A lady working at Frankfurt Airport approached us with a puzzled look on her face and an apologetic smile. She said we were in the wrong queue and would have to walk a little further to the Condor check-in counters for the vacation flights, since this was the queue for a Condor special flight that was not intended for tourists. Admittedly, with only three suitcases, my wife in my arms and our toddler in a carrier, we probably didn’t look like business travelers who had a “golden ticket” to Vietnam. The dark circles under our eyes could also have been mistaken for the typical tired eyes of parents who had packed their vacation suitcases the night before and set off for the airport early in the morning feeling completely exhausted. And yes, we had indeed packed a lot, vacated our apartment in Stuttgart at short notice for the second time that year, squeezed what we wanted to take with us from our life in Germany to Vietnam into three suitcases that seemed much too small, and spent the days before departing desperately searching for a Covid test center in Stuttgart that also performs PCR tests on one-year-old children. We were standing in the right queue with a few foreigners and many Vietnamese who were hoping to finally make it to Vietnam, a country that had so far weathered the Covid crisis well, but had completely cut itself off from the rest of the world to do so.
“Boarding completed. All doors in flight!” Off we go! But suddenly the pilot announced that he had not yet received the landing permit and that he would wait another 10 minutes and then take off anyway, with or without landing permit. After all, the 12-hour flight time was long enough to sort out that paperwork, he said.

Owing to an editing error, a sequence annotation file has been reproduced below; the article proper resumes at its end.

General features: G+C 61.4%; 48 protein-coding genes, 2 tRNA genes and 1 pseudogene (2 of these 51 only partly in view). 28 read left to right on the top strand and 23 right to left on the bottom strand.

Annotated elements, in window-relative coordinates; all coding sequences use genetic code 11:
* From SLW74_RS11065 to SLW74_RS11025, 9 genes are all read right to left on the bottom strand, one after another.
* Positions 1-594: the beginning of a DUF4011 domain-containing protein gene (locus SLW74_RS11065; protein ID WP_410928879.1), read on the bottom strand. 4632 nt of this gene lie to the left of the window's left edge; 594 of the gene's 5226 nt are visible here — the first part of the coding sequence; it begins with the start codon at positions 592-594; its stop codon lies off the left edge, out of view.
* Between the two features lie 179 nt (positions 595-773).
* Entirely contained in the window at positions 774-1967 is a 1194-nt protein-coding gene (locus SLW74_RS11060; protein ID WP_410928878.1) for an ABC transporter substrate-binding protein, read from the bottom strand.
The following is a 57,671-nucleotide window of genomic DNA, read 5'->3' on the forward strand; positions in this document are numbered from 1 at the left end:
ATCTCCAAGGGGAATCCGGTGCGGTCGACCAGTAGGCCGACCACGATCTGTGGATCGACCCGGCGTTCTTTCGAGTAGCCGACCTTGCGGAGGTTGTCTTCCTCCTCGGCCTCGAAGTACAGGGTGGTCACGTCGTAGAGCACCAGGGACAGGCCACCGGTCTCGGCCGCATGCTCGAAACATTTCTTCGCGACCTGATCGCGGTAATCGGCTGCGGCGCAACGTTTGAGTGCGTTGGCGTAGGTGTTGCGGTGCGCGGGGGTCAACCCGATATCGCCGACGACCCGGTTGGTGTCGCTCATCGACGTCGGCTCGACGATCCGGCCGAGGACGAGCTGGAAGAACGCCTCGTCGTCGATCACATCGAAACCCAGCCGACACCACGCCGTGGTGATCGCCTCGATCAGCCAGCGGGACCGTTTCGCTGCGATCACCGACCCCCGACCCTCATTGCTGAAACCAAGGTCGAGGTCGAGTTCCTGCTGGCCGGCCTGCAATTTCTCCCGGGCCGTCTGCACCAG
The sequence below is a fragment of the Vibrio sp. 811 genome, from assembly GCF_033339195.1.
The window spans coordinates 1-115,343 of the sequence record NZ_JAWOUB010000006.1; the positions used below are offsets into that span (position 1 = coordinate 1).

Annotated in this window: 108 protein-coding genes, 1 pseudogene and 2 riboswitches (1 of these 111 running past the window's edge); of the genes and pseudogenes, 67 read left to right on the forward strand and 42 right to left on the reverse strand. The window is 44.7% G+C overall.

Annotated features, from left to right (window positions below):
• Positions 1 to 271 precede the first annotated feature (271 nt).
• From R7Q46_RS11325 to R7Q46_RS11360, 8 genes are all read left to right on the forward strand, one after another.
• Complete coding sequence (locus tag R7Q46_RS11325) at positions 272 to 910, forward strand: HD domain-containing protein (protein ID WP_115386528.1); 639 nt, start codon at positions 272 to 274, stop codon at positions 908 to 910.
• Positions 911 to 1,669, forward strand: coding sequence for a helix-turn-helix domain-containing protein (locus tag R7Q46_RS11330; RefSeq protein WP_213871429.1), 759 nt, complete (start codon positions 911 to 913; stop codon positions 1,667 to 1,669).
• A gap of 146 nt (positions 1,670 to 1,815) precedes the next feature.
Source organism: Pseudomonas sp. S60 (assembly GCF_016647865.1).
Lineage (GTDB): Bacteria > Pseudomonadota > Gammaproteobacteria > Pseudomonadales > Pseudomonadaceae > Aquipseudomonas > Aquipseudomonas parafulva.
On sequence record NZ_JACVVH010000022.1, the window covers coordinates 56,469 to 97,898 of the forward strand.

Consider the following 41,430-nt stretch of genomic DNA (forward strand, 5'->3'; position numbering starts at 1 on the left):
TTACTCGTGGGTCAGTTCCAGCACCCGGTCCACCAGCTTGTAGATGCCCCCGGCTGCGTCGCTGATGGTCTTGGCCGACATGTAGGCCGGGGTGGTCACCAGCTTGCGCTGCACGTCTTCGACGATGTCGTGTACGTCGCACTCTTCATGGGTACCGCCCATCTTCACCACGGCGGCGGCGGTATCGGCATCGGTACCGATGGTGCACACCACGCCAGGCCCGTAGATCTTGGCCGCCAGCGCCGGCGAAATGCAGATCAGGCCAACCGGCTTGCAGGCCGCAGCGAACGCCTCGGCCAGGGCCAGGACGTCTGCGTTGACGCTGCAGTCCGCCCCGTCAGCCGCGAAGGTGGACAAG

But weren’t the landing permits the reason why it had not been possible to operate any relocation flights of the German Chamber of Commerce Abroad (AHK) since the beginning of 2021?
We had also not had good experiences with permits, especially with the entry permit, in the months since March 2021. We wanted to be in Vietnam in April 2021. Everything looked good, the flight was booked, we had canceled the lease on our apartment in Stuttgart and we had moved out. But then came the shock: no entry permit for my family. Back we went to our canceled apartment, and had to pay an extra 15% rent on top. And so we waited for clarity – first days, then weeks, then months. This continued until 3 August 2021, when we were finally sitting in the plane hearing about the landing permit, because up until then no-one wanted to, or could, promise that we would actually be able to set off.
But finally we did set off! As we left behind the cellphone network along with the gray skies of the past few exhausting days of rain and glimpsed the first rays of sunshine above the clouds, the three of us made ourselves comfortable in our row of four seats and started to believe the on-board monitor in front of us – eleven more hours to Ho Chi Minh City.
Then, shortly before Vietnam, the plane made an uncharacteristically sharp 180° right turn at cruising altitude and the on-board loudspeaker began to crackle. Even though we couldn’t follow the first words uttered by the contrite pilot, we abruptly realized that things were about to get uncomfortable. There were apparently problems with the landing permit: “Entry into Vietnamese airspace denied!”. So at an altitude of eleven kilometers – between Cambodia and Thailand – we kept flying one big circle after another, and with each circle and a night spent in the plane without sleep, the tremendous tension mounted.
After what felt like an eternity of aimless circling, we finally went in for a landing approach due to a lack of kerosene. The destination was not Ho Chi Minh City (HCMC) or Hanoi, nor, as had been discussed in the meantime, Singapore or Kuala Lumpur. The monitors now showed Bangkok. At the airport, we were directed to a deserted outer position and left there for the time being. Where to put the stranded people, including crew, when entry into Thailand was not even possible in times of Covid? The pilot cheered us up while giving us updates, even though he himself was, as he said, only stuck in conference calls.